Monday, April 6, 2015

Ms. (Emily) Renda (a rape survivor working on sexual assault issues at the University of Virginia), who was interviewed for the Columbia report, offered another reason that she felt the Rolling Stone article was flawed: The magazine was drawn toward the most extreme story of a campus rape it could find. The more nuanced accounts, she suggested, seemed somehow “not real enough to stand for rape culture. And that is part of the problem.”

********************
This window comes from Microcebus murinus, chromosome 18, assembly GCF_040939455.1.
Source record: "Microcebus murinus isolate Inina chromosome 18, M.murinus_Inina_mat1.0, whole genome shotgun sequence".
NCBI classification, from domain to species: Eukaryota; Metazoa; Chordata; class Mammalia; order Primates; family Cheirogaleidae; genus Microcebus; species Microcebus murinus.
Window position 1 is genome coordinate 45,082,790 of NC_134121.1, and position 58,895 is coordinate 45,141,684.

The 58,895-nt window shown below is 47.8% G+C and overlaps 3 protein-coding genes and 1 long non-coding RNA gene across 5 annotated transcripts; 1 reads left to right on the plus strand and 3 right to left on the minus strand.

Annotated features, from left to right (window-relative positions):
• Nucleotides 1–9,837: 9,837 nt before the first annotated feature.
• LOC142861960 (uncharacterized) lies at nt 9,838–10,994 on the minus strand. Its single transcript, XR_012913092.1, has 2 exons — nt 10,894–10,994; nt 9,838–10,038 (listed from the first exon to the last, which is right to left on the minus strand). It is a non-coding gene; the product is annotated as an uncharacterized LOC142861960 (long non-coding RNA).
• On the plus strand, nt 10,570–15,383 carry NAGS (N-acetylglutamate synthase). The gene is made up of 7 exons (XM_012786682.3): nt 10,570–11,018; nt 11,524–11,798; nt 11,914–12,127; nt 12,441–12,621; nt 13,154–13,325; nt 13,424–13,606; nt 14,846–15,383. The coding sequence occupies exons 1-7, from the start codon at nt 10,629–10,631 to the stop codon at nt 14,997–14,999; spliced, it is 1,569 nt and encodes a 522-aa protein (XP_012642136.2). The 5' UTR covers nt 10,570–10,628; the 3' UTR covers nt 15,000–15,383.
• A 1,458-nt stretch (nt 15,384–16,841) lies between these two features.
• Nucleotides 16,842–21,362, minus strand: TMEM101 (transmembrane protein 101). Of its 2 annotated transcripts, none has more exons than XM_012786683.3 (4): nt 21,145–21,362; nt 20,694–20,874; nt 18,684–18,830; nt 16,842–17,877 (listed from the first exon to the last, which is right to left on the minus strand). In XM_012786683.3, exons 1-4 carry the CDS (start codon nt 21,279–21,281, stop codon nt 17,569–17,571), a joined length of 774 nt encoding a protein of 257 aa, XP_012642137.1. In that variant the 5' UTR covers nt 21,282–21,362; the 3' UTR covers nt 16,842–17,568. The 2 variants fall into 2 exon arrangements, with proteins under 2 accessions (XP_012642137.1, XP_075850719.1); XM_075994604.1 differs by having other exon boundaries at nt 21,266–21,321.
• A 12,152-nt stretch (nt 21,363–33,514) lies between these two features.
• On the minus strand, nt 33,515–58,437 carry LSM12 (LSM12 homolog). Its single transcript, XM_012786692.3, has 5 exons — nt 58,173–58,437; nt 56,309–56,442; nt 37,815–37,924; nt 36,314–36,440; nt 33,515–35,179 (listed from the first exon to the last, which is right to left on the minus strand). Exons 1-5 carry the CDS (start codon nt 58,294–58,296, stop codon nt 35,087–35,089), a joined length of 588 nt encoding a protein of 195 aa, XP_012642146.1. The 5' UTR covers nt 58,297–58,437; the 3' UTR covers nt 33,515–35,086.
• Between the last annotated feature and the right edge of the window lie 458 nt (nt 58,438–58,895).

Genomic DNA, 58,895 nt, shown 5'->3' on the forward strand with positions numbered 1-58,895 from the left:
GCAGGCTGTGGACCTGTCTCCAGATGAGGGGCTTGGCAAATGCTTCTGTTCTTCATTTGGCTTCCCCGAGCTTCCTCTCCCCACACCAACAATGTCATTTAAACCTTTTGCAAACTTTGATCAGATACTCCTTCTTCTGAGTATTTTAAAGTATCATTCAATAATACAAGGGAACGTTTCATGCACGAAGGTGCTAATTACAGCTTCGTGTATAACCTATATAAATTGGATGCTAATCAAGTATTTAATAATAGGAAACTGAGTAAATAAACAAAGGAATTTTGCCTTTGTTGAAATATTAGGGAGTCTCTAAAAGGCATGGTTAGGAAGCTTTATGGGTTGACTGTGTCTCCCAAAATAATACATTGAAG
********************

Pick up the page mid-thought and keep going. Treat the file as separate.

Erdely and her editors had hoped their investigation would sound an alarm about campus sexual assault and would challenge Virginia and other universities to do better. Instead, the magazine's failure may have spread the idea that many women invent rape allegations. (Social scientists analyzing crime records report that the rate of false rape allegations is 2 to 8 percent.) At the University of Virginia, "It's going to be more difficult now to engage some people … because they have a preconceived notion that women lie about sexual assault," said Alex Pinkleton, a UVA student and rape survivor who was one of Erdely's sources.

Rolling Stone and UVA: The Columbia University Graduate School of Journalism Report